The Pope on Earth Day

Zenit reports on the pope’s earth day message:

“I exhort everyone to see the world through the eyes of God the Creator," the Pope said, namely that "the earth is an environment to be safeguarded, a garden be cultivated.”

“The relationship of mankind with nature," the Jesuit Pope stated, "must not be conducted with greed, manipulation and exploitation." Rather, he said, "it must conserve the divine harmony that exists between creatures and Creation within the logic of respect and care."

It is interesting to juxtapose this with recent conservative worries about the upcoming encyclical. As rendered by the Action Institute’s blog, the main issues are (a) the climate is always changing, so we shouldn’t be too hasty in saying we have a problem, (b) international government action is the wrong way to go about acting, (c) materialism is a “cultural” problem, but not a problem with the free capitalist economy itself.

[This article is part of a reading list on Catholicism and the environment.]

The pope’s brief message is a clear response to these points. First, the pope seems clear that the beginning of any solution must be to acknowledge the problem. Words like respect, care, protection, and harmony are not the words that spring to mind in characterizing present practice. Would Mr. Jayabalan argue that in fact we are exercising these things? Second, the environment is the quintessential common good; it is inherently something that is shared. For a long time, strongly free market economists have tried to argue that even problems of pollution can be solved by market transactions; but the language of protection signals that there is no way for the environment itself (nor for future generations) to be a part of the contractual transaction. Shared action is necessary, and it should be on the appropriate scale. The appropriate scale for the atmospheric issues involved in climate change is the global one. Third, “greed, manipulation, and exploitation” may not be inherent properties of markets, but they are all too often systemic problems in our present form of globalized markets. I am the first to say that personal virtue is absolutely necessary to address environmental problems, and Americans should be first in line in renewing practices of restraint, of minimizing waste, and the like. But let’s not pretend that our present system is somehow neutral: consumer capitalism thrives on a lack of restraint, a lack of respect, a lack of conservation. Markets aren’t the problem; globalized consumer capitalism, on the other hand, is not interested in conservation, thrift, and the like.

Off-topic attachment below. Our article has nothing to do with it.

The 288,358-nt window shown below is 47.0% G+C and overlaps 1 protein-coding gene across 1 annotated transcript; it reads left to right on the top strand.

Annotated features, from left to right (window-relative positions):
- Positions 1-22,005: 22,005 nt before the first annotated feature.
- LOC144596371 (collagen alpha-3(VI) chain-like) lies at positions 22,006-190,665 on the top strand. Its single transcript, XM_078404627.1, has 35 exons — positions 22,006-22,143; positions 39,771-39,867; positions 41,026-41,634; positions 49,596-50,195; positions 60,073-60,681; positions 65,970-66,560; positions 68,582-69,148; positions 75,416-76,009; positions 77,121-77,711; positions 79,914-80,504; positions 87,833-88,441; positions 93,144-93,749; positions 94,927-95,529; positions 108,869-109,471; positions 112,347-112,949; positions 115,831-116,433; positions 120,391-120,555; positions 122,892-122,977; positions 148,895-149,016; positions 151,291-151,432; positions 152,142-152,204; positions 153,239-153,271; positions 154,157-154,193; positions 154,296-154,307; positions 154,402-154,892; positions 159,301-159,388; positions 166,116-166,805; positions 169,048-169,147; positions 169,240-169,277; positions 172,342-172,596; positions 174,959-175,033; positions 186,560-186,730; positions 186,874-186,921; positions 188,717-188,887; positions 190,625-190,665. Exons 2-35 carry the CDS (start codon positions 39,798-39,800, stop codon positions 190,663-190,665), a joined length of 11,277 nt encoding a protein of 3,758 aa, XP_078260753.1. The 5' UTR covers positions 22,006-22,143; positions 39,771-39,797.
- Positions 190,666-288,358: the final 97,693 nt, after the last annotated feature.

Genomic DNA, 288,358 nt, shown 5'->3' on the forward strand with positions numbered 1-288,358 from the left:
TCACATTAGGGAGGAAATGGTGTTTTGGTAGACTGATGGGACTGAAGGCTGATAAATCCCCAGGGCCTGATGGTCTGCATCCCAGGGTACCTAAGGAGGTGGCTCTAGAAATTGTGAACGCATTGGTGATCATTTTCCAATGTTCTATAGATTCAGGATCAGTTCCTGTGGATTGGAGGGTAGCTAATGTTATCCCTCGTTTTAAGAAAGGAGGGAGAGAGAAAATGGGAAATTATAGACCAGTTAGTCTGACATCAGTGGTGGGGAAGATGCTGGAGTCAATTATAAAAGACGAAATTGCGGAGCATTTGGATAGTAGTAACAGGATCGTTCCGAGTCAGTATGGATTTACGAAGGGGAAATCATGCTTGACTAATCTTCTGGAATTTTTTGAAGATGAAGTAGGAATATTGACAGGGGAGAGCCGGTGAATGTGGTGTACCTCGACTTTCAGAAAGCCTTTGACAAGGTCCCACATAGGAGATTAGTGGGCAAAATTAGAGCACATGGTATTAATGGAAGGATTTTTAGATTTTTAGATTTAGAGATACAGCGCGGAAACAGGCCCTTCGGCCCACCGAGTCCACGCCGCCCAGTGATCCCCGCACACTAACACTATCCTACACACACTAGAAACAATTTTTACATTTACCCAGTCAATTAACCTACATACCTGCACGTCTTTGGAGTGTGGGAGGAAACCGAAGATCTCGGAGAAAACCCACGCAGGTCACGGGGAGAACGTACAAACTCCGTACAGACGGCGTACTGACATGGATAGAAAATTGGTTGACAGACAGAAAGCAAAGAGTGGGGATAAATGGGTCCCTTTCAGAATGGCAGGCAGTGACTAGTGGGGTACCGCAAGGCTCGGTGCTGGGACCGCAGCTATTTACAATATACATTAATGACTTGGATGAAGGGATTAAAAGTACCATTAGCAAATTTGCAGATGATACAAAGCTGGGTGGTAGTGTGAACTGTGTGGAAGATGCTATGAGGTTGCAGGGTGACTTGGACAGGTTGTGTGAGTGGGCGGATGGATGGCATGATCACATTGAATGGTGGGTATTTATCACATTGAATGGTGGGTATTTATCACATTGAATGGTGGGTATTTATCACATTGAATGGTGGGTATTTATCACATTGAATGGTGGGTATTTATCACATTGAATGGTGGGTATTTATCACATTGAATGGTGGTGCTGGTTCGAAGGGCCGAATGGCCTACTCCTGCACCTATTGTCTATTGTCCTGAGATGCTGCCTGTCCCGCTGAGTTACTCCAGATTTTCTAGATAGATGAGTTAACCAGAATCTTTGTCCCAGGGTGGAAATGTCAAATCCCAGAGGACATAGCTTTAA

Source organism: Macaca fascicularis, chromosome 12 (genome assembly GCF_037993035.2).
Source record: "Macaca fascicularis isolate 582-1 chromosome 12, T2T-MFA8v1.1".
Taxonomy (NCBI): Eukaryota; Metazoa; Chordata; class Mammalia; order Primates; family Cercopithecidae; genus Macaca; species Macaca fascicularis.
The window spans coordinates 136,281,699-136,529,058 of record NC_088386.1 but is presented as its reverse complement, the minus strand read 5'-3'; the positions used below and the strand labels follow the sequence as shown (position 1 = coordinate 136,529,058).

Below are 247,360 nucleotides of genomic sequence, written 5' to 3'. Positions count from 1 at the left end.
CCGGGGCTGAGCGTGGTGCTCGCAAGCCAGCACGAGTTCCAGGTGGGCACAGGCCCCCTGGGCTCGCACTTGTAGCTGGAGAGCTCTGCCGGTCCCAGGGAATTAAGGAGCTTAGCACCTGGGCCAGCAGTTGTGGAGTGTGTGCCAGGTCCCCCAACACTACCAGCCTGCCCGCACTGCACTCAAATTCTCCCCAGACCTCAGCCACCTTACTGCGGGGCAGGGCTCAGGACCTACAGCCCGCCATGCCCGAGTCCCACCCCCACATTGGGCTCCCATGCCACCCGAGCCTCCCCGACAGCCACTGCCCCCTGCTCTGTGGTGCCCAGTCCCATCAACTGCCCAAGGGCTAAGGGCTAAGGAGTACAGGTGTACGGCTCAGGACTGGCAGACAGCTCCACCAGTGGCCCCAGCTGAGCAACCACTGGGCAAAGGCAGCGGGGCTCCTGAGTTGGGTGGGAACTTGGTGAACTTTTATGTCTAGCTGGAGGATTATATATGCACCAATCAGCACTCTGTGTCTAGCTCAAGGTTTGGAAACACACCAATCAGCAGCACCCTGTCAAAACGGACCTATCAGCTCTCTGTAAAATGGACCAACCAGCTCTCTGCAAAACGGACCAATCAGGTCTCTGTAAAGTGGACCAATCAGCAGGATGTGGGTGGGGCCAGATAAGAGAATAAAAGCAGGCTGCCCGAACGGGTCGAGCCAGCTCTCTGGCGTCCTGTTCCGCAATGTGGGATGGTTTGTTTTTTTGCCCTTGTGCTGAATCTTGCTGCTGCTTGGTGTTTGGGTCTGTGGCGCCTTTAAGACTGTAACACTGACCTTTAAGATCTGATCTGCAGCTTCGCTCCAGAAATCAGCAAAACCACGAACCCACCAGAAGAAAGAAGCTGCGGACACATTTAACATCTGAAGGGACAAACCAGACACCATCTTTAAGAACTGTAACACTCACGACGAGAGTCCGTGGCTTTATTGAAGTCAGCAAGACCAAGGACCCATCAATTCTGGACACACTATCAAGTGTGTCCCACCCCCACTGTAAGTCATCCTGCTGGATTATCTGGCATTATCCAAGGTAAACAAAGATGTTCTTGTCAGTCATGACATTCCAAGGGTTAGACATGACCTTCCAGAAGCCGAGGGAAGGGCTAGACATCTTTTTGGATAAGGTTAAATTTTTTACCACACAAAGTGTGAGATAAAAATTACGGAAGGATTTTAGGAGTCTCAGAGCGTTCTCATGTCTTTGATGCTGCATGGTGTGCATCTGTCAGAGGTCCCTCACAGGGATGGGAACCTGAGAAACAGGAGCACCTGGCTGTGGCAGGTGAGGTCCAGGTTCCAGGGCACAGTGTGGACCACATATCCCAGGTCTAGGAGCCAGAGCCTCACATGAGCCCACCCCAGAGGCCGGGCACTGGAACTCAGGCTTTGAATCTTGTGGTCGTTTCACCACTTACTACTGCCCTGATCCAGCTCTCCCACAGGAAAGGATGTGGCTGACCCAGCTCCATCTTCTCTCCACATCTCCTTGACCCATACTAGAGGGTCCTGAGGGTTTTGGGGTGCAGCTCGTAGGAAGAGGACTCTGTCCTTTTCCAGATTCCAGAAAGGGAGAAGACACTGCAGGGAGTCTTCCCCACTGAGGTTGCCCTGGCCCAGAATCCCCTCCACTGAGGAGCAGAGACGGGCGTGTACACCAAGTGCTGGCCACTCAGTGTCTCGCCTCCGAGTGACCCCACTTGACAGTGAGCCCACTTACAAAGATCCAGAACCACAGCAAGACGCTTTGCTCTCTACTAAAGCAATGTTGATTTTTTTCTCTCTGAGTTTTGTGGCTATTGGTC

In all of these cases, there is a denial of reality, because acknowledging the reality would require giving up the ideological claim that free markets and limited government are always best, and that they have some special relationship to Christianity, as well. On this Earth Day, it would be nice to imagine that the encyclical would at least lead to an acknowledgement of reality, so that perhaps those who favor different courses of action might get together and collaborate on creative ways forward. Can markets help solve environmental crises? Sure. But in order to have that conversation well, it needs to be recognized that there are serious problems in the present, and by their nature, they are not going to be addressed simply by markets or by proceeding largely with the status quo.

David Cloutier is an associate professor of theology at the Catholic University of America and the author of Walking God’s Earth: The Environment and Catholic Faith.

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